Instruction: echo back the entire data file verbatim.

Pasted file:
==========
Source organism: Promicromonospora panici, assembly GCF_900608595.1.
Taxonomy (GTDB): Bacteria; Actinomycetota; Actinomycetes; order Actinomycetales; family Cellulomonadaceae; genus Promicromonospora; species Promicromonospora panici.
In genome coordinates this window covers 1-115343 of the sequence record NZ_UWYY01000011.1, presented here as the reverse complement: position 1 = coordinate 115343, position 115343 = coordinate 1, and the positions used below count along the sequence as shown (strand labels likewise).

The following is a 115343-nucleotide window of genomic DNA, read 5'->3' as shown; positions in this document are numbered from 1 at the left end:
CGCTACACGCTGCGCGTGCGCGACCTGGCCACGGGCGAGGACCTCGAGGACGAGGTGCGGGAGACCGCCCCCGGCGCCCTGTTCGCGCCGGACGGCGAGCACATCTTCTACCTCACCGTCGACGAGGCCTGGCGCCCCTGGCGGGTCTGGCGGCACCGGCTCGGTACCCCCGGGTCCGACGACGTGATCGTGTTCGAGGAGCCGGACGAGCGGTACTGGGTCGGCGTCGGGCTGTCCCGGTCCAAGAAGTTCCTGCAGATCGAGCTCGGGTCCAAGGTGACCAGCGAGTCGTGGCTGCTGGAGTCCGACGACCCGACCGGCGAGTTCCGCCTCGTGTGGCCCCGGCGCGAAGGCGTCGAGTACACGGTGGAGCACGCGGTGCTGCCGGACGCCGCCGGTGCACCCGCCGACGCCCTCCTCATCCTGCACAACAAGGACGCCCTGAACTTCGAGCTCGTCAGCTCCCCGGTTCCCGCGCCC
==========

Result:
Source organism: Promicromonospora panici, assembly GCF_900608595.1.
Taxonomy (GTDB): Bacteria; Actinomycetota; Actinomycetes; order Actinomycetales; family Cellulomonadaceae; genus Promicromonospora; species Promicromonospora panici.
In genome coordinates this window covers 1-115343 of the sequence record NZ_UWYY01000011.1, presented here as the reverse complement: position 1 = coordinate 115343, position 115343 = coordinate 1, and the positions used below count along the sequence as shown (strand labels likewise).

The following is a 115343-nucleotide window of genomic DNA, read 5'->3' as shown; positions in this document are numbered from 1 at the left end:
CGCTACACGCTGCGCGTGCGCGACCTGGCCACGGGCGAGGACCTCGAGGACGAGGTGCGGGAGACCGCCCCCGGCGCCCTGTTCGCGCCGGACGGCGAGCACATCTTCTACCTCACCGTCGACGAGGCCTGGCGCCCCTGGCGGGTCTGGCGGCACCGGCTCGGTACCCCCGGGTCCGACGACGTGATCGTGTTCGAGGAGCCGGACGAGCGGTACTGGGTCGGCGTCGGGCTGTCCCGGTCCAAGAAGTTCCTGCAGATCGAGCTCGGGTCCAAGGTGACCAGCGAGTCGTGGCTGCTGGAGTCCGACGACCCGACCGGCGAGTTCCGCCTCGTGTGGCCCCGGCGCGAAGGCGTCGAGTACACGGTGGAGCACGCGGTGCTGCCGGACGCCGCCGGTGCACCCGCCGACGCCCTCCTCATCCTGCACAACAAGGACGCCCTGAACTTCGAGCTCGTCAGCTCCCCGGTTCCCGCGCCC